8+ Real Multilingual Website Examples (+ How to Create Your Own)

Multilingual Website Examples

Searching for some multilingual website examples to inspire your own site and give you some ideas for how to implement multilingual functionality?

Creating a multilingual site is a great way to reach more people, improve your site’s SEO, and create a better experience for your existing multilingual audience. For that reason, you’ll find a lot of other sites that have already made the jump into the multilingual space, which is what we’ve collected for you in this post.

We’ll show you 8+ real multilingual website examples, along with details on the technology that they used to translate their sites. For the most part, we tried to pick examples that use translation technology that’s easily replicable, even if you’re not a developer.

Then, once you’ve gotten some inspiration, we’ll show you step-by-step how you can create your own multilingual website using WordPress and the free TranslatePress plugin.

8+ Best Multilingual Website Examples

For each website, we’ll include a section that details the technology that the website runs on, including the multilingual solution.

1. Moodle

moodle online learning multilingual website example

Moodle is one of the most popular open-source LMS tools (learning management system). It’s used by millions of people, including big brands like Mazda and Vodafone as well as educational institutions and nonprofits such as the University of Cambridge, the United Nations, and others.

Moodle is used all around the world, so it’s no surprise that the Moodle website is available in six different languages:

  1. English
  2. German
  3. Spanish
  4. French
  5. Italian
  6. Portuguese

Users can choose their preferred languages using the drop-down in the top-right corner (pictured above).

🏗️ How they built it:

To create the multilingual site, Moodle uses the open-source WordPress software along with the Pofo theme and the WPBakery Page Builder plugin for design. To provide the multilingual functionality, Moodle uses the free TranslatePress plugin.

2. ESL EPT Championship IEM Katowice 2024

ESL League Multilanguage Polsky example for multilingual website

ESL is an e-sports league that was formerly known as Electronic Sports League before shifting to the ESL acronym. They hold tournaments all around the world, which requires multilingual websites.

You can see an example of this for their IEM Katowice 2024, Poland event, which had a website that was available in both English and Portuguese. Visitors could choose their language using a drop-down language switcher in the main top navigation bar.

🏗️ How they built it:

To create the Rio tournament website, ESL used WordPress and the popular Elementor page builder plugin. To power the multilingual functionality, ESL used the free TranslatePress plugin, which offers full compatibility with Elementor.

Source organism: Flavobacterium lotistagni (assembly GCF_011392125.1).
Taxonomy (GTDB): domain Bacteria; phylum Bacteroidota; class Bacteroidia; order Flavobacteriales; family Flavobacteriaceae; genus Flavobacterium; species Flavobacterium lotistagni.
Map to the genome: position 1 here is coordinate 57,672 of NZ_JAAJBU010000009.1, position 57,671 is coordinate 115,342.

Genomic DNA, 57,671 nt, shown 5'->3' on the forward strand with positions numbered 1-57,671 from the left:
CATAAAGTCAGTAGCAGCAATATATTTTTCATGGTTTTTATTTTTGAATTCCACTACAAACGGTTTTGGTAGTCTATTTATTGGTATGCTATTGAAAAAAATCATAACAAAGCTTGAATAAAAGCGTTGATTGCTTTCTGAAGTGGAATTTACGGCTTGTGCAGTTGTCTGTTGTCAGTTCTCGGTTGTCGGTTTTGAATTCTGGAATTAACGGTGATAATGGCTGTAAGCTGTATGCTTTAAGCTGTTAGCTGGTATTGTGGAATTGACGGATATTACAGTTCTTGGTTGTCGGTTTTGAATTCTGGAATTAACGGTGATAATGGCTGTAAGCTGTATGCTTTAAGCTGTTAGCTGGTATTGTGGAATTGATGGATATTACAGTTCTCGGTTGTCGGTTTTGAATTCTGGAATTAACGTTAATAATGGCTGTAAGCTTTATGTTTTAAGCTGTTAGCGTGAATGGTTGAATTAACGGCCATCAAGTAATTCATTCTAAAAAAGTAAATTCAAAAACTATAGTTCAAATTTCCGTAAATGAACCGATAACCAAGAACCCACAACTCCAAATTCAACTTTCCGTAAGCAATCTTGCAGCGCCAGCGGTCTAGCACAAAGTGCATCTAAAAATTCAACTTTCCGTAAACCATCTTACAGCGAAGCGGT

3. UNIS Hanoi

unishanoi website multilingual switcher

UNIS Hanoi is the Hanoi branch of the United Nations International School. The school is unique in that it’s one of only two United Nations schools in the entire world.

Because it’s an international school, it needs to serve a multilingual community. To account for this, UNIS Hanoi offers its website in English, Vietnamese, Korean, and Japanese. Visitors can choose their preferred language using a drop-down in the top-right corner of the site.

🏗️ How they built it:

The UNIS website is powered by a solution called Finalsite, which is a content management system (CMS) specifically built for schools that includes its own multilingual functionality.

4. Dream Glass Group

Dream Glass Group multilingual website example

Dream Glass Group is a provider of “smart glass”, which includes those cool windows that can switch between transparency and privacy at the flick of a switch. Some bars like to use it for their bathrooms as a gag.

Dream Glass Group was founded in Madrid, Spain but has offices and customers all around the world. That global presence requires a multilingual website, which is why Dream Glass Group offers its site in English, Spanish, Russian, and Italian.

🏗️ How they built it:

To create their site, Dream Glass Group uses the open-source WordPress software, along with the popular SiteOrigin Page Builder for design and Toolset for dynamic content. To add the multilingual functionality to all of those tools, they use the free TranslatePress plugin.

5. Microsoft (Researchers Database)

example website from microsoft research multilingual